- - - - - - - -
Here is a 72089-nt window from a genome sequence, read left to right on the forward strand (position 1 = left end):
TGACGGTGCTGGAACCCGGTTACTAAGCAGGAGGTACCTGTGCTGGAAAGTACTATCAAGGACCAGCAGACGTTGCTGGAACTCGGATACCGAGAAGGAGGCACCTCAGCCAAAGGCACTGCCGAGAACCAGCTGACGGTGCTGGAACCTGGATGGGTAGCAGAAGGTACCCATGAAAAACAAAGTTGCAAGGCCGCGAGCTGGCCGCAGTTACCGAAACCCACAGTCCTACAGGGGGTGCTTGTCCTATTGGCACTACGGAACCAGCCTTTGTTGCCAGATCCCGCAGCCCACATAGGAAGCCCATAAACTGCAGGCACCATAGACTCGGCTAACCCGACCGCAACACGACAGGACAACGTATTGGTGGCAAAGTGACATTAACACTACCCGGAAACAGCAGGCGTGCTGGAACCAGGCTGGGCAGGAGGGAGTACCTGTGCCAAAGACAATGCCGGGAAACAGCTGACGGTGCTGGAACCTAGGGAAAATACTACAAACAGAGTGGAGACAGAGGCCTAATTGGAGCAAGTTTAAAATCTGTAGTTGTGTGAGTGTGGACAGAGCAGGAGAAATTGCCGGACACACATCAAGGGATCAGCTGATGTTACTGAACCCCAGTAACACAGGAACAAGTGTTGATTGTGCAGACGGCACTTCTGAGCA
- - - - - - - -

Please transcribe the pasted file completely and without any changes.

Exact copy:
Here is a 72089-nt window from a genome sequence, read left to right on the forward strand (position 1 = left end):
TGACGGTGCTGGAACCCGGTTACTAAGCAGGAGGTACCTGTGCTGGAAAGTACTATCAAGGACCAGCAGACGTTGCTGGAACTCGGATACCGAGAAGGAGGCACCTCAGCCAAAGGCACTGCCGAGAACCAGCTGACGGTGCTGGAACCTGGATGGGTAGCAGAAGGTACCCATGAAAAACAAAGTTGCAAGGCCGCGAGCTGGCCGCAGTTACCGAAACCCACAGTCCTACAGGGGGTGCTTGTCCTATTGGCACTACGGAACCAGCCTTTGTTGCCAGATCCCGCAGCCCACATAGGAAGCCCATAAACTGCAGGCACCATAGACTCGGCTAACCCGACCGCAACACGACAGGACAACGTATTGGTGGCAAAGTGACATTAACACTACCCGGAAACAGCAGGCGTGCTGGAACCAGGCTGGGCAGGAGGGAGTACCTGTGCCAAAGACAATGCCGGGAAACAGCTGACGGTGCTGGAACCTAGGGAAAATACTACAAACAGAGTGGAGACAGAGGCCTAATTGGAGCAAGTTTAAAATCTGTAGTTGTGTGAGTGTGGACAGAGCAGGAGAAATTGCCGGACACACATCAAGGGATCAGCTGATGTTACTGAACCCCAGTAACACAGGAACAAGTGTTGATTGTGCAGACGGCACTTCTGAGCA